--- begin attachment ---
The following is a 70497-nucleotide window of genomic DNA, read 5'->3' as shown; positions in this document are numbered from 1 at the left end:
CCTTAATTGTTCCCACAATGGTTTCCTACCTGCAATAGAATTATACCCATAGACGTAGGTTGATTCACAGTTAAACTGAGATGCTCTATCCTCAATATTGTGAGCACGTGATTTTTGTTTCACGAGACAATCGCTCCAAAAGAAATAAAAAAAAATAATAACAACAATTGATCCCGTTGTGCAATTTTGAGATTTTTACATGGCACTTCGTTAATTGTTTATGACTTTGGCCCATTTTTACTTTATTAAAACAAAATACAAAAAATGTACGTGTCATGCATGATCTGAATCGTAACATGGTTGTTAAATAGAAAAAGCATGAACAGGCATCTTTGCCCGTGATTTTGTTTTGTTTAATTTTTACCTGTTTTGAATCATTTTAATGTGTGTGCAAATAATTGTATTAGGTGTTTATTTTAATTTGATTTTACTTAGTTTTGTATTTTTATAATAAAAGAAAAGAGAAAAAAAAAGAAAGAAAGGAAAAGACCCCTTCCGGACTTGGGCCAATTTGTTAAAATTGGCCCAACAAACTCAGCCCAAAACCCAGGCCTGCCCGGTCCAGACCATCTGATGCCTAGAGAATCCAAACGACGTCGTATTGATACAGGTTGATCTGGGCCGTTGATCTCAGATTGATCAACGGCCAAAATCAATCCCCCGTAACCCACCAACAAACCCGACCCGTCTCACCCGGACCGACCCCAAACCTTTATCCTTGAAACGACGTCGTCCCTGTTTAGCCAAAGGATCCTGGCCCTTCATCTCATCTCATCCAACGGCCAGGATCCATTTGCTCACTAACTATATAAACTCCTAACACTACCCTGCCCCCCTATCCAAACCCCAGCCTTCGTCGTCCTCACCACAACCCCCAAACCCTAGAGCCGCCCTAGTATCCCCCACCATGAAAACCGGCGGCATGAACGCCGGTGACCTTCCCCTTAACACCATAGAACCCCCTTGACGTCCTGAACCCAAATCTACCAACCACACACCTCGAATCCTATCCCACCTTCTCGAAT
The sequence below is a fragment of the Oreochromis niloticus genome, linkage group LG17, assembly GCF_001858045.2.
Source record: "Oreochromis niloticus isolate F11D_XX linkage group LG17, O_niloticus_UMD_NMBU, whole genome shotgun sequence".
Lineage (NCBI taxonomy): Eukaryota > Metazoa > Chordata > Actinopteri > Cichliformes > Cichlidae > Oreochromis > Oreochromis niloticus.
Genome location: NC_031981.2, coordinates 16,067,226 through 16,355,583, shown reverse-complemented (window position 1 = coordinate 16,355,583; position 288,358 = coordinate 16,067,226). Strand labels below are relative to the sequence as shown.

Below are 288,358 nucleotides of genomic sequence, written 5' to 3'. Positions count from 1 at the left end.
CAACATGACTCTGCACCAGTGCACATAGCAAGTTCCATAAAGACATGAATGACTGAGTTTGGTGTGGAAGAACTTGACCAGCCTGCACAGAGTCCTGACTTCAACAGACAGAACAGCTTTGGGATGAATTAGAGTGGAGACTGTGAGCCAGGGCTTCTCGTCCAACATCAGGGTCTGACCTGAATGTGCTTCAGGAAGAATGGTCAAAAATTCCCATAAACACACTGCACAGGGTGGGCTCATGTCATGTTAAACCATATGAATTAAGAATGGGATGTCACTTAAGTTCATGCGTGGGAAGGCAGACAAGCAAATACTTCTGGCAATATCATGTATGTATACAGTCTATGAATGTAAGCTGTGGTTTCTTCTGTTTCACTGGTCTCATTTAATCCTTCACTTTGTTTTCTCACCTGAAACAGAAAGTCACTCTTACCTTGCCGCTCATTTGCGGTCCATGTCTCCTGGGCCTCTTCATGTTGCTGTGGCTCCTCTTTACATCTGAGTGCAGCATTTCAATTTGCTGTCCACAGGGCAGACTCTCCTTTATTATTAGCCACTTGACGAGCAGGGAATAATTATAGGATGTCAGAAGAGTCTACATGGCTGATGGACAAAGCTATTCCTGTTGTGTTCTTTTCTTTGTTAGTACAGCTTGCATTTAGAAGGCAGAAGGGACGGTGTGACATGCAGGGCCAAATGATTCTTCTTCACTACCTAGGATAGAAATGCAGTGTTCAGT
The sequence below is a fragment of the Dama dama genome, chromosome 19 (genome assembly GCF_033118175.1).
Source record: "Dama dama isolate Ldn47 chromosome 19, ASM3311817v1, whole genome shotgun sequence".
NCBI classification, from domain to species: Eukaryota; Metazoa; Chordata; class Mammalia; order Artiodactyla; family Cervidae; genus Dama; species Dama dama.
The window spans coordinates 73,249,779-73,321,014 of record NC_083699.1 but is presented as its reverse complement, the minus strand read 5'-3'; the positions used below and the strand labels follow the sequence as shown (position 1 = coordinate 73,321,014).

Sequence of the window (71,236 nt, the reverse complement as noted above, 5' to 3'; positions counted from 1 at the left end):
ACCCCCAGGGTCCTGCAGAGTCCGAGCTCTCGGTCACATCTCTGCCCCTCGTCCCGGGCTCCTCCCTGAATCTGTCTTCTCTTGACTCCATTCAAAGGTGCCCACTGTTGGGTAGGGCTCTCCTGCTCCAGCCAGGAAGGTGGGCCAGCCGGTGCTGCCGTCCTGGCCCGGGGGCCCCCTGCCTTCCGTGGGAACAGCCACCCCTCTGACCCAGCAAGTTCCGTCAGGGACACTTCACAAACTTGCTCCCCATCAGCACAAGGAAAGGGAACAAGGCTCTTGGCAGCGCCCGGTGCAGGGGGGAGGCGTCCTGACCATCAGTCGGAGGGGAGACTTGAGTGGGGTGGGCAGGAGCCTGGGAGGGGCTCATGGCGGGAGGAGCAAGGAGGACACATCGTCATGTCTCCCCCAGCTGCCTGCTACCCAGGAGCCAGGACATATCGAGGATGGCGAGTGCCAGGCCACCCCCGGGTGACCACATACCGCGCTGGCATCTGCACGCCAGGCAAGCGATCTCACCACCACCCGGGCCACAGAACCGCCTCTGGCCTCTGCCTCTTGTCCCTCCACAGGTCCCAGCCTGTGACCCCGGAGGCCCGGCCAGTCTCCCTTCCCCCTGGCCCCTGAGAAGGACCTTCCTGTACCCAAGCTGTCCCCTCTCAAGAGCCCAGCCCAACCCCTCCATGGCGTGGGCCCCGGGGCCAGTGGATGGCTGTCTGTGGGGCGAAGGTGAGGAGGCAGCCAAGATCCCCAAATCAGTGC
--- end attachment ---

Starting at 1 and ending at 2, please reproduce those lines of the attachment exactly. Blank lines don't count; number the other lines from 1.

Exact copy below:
The following is a 70497-nucleotide window of genomic DNA, read 5'->3' as shown; positions in this document are numbered from 1 at the left end:
CCTTAATTGTTCCCACAATGGTTTCCTACCTGCAATAGAATTATACCCATAGACGTAGGTTGATTCACAGTTAAACTGAGATGCTCTATCCTCAATATTGTGAGCACGTGATTTTTGTTTCACGAGACAATCGCTCCAAAAGAAATAAAAAAAAATAATAACAACAATTGATCCCGTTGTGCAATTTTGAGATTTTTACATGGCACTTCGTTAATTGTTTATGACTTTGGCCCATTTTTACTTTATTAAAACAAAATACAAAAAATGTACGTGTCATGCATGATCTGAATCGTAACATGGTTGTTAAATAGAAAAAGCATGAACAGGCATCTTTGCCCGTGATTTTGTTTTGTTTAATTTTTACCTGTTTTGAATCATTTTAATGTGTGTGCAAATAATTGTATTAGGTGTTTATTTTAATTTGATTTTACTTAGTTTTGTATTTTTATAATAAAAGAAAAGAGAAAAAAAAAGAAAGAAAGGAAAAGACCCCTTCCGGACTTGGGCCAATTTGTTAAAATTGGCCCAACAAACTCAGCCCAAAACCCAGGCCTGCCCGGTCCAGACCATCTGATGCCTAGAGAATCCAAACGACGTCGTATTGATACAGGTTGATCTGGGCCGTTGATCTCAGATTGATCAACGGCCAAAATCAATCCCCCGTAACCCACCAACAAACCCGACCCGTCTCACCCGGACCGACCCCAAACCTTTATCCTTGAAACGACGTCGTCCCTGTTTAGCCAAAGGATCCTGGCCCTTCATCTCATCTCATCCAACGGCCAGGATCCATTTGCTCACTAACTATATAAACTCCTAACACTACCCTGCCCCCCTATCCAAACCCCAGCCTTCGTCGTCCTCACCACAACCCCCAAACCCTAGAGCCGCCCTAGTATCCCCCACCATGAAAACCGGCGGCATGAACGCCGGTGACCTTCCCCTTAACACCATAGAACCCCCTTGACGTCCTGAACCCAAATCTACCAACCACACACCTCGAATCCTATCCCACCTTCTCGAAT